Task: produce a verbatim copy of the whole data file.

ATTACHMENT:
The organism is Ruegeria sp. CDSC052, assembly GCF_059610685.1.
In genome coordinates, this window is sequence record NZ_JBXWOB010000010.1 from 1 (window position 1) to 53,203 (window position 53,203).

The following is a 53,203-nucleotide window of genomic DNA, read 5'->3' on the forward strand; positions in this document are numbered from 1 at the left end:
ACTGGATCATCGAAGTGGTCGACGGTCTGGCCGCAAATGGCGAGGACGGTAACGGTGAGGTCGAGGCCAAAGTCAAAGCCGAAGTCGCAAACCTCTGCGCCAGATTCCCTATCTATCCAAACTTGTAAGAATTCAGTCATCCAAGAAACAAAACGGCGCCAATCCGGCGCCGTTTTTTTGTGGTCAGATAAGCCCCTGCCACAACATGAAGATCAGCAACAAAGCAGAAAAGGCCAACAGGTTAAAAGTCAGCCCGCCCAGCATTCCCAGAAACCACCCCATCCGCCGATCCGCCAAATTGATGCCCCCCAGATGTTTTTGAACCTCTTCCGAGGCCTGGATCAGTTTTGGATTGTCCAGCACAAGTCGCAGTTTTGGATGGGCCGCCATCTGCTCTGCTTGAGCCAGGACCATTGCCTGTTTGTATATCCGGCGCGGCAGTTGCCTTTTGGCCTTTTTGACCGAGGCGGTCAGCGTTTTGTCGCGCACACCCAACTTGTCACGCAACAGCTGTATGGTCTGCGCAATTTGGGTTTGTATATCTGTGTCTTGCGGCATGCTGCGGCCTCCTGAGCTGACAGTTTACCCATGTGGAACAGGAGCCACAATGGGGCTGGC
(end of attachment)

The organism is Ruegeria sp. CDSC052, assembly GCF_059610685.1.
In genome coordinates, this window is sequence record NZ_JBXWOB010000010.1 from 1 (window position 1) to 53,203 (window position 53,203).

The following is a 53,203-nucleotide window of genomic DNA, read 5'->3' on the forward strand; positions in this document are numbered from 1 at the left end:
ACTGGATCATCGAAGTGGTCGACGGTCTGGCCGCAAATGGCGAGGACGGTAACGGTGAGGTCGAGGCCAAAGTCAAAGCCGAAGTCGCAAACCTCTGCGCCAGATTCCCTATCTATCCAAACTTGTAAGAATTCAGTCATCCAAGAAACAAAACGGCGCCAATCCGGCGCCGTTTTTTTGTGGTCAGATAAGCCCCTGCCACAACATGAAGATCAGCAACAAAGCAGAAAAGGCCAACAGGTTAAAAGTCAGCCCGCCCAGCATTCCCAGAAACCACCCCATCCGCCGATCCGCCAAATTGATGCCCCCCAGATGTTTTTGAACCTCTTCCGAGGCCTGGATCAGTTTTGGATTGTCCAGCACAAGTCGCAGTTTTGGATGGGCCGCCATCTGCTCTGCTTGAGCCAGGACCATTGCCTGTTTGTATATCCGGCGCGGCAGTTGCCTTTTGGCCTTTTTGACCGAGGCGGTCAGCGTTTTGTCGCGCACACCCAACTTGTCACGCAACAGCTGTATGGTCTGCGCAATTTGGGTTTGTATATCTGTGTCTTGCGGCATGCTGCGGCCTCCTGAGCTGACAGTTTACCCATGTGGAACAGGAGCCACAATGGGGCTGGC